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GOP Candidates Meet Bucks Business Owners

Congressman Mike Fitzpatrick, attorney general candidate David Freed and State Representative Scott Petri highlighted important issues facing voters as Election Day looms.

 

If the Republican party is going to succeed nationally and statewide on Election Day on November 6, it will be through getting party members and independents out and to the polls. That was the message State Rep. Scott Petri, who serves several communities in the central part of the county, gave the members of the Northampton Township Business and Professional Association during their monthly meeting at the Spring Mill Country Club Tuesday morning.

"We need to have a strong voter turnout," Petri told the audience. "We are about a million behind in our registration efforts."

Even though Petri is running unopposed to keep his seat as representative of the 178th congressional district, which includes Richboro and Holland, he showed his support for his colleagues who are facing tougher challenges, including Tom Smith, who is running against incumbent Pennsylvania Senator Bob Casey, David Freed, who is competing against Kathleen Kane for the state attorney general's office, and Congressman Mike Fitzpatrick, who faces a challenge from Democratic opponent Kathy Boockvar.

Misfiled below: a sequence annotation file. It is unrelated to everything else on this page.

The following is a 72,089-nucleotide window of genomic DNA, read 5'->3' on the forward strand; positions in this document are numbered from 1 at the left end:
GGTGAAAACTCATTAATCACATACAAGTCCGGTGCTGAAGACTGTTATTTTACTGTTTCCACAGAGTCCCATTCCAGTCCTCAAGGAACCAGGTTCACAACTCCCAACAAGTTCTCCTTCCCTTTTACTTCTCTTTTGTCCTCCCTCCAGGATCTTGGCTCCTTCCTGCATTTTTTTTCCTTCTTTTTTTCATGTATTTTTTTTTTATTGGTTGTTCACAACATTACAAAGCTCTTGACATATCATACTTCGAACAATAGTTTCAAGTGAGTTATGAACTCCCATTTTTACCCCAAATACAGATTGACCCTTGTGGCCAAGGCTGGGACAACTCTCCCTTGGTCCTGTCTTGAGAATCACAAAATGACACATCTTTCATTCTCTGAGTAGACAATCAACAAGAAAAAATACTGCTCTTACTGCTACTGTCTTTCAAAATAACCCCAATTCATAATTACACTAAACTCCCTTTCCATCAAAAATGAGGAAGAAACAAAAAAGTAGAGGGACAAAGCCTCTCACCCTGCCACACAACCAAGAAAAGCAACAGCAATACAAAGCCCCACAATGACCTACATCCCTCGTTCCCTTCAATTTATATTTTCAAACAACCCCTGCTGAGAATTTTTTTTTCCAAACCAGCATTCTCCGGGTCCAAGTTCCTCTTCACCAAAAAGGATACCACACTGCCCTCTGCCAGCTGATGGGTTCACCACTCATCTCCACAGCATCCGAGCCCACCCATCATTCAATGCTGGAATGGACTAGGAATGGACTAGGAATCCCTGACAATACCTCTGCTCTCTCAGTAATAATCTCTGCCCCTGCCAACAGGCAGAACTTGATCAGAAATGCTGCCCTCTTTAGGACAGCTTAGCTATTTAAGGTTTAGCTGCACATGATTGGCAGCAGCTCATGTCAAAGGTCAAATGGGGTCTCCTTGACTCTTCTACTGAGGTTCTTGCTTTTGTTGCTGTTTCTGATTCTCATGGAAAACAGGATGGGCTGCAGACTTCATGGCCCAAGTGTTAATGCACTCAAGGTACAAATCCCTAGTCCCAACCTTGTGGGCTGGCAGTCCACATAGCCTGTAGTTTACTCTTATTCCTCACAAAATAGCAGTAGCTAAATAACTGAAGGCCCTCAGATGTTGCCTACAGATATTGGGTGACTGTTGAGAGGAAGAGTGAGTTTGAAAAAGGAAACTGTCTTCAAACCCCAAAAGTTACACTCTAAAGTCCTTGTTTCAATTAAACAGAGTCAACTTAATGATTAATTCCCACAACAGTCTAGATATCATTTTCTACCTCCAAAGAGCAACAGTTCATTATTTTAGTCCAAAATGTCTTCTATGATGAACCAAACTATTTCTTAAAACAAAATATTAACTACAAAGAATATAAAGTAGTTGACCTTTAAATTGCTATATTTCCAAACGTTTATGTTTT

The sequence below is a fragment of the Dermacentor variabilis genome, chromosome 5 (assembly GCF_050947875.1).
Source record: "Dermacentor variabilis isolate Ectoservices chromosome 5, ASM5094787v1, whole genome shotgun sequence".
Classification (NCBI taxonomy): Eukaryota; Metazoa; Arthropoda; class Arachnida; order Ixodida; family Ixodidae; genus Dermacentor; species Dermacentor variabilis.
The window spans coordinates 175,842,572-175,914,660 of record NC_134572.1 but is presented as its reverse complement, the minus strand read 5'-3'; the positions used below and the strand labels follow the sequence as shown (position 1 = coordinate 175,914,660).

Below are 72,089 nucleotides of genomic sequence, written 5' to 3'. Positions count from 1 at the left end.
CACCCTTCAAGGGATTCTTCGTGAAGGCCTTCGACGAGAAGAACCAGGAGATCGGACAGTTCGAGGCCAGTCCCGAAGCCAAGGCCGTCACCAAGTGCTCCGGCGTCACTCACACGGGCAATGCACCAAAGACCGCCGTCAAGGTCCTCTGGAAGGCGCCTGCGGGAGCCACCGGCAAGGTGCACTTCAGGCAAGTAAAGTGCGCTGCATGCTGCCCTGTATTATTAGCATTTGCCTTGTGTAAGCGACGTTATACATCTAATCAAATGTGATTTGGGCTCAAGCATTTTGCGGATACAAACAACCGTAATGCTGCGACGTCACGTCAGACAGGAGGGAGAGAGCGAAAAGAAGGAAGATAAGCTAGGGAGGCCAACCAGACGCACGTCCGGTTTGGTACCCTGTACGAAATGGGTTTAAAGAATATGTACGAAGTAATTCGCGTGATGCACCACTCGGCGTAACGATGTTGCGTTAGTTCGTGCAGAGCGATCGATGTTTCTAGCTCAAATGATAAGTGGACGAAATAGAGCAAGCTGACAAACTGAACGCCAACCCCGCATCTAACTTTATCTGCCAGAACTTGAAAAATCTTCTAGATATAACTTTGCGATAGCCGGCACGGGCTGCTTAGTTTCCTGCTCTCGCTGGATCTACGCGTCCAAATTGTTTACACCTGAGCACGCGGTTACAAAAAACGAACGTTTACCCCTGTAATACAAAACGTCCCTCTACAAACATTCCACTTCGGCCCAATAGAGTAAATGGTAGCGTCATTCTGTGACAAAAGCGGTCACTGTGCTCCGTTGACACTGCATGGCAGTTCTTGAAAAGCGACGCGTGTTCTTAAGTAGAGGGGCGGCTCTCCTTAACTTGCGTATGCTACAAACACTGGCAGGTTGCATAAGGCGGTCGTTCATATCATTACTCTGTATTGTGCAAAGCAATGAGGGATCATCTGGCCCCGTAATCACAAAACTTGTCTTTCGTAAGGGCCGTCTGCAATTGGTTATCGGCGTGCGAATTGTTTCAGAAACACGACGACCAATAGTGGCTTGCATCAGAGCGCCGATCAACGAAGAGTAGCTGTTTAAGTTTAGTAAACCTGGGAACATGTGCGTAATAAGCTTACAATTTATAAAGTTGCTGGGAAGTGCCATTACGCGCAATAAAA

Freed emphasized his 10 years as district attorney for Cumberland County as the necessary experience for the job of state attorney general. His prosecutions of cases ranging from shoplifting to complicated drug rings proved how tough on crime he was, Freed said. 

Congressman Mike Fitzpatrick ended the speaker lineup by talking about domestic issues such as jobs and the economy. He highlighted his recent tour of local businesses throughout the 8th district and reported the common message he heard from the business owners.

"Everywhere I went, no matter what kind of business it was," said Fitzpatrick, "they said the same thing, the taxes are too high, the tax code is too complicated and the regulations are too burdensome. The manufacturers want to hire people to help build the products or market the company, instead they have to hire someone just to fill out all of the paperwork from the state and federal regulators."

Fitzoatrick said he wanted to prevent the Bush tax cuts from expiring at the end of the year, and he also wanted to lower the corporate tax rate from 35 percent to 25 percent. 

"We need to do what we can to encourage economic growth," said Fitzpatrick. "The taxes are a disincentive for businesses to expand."

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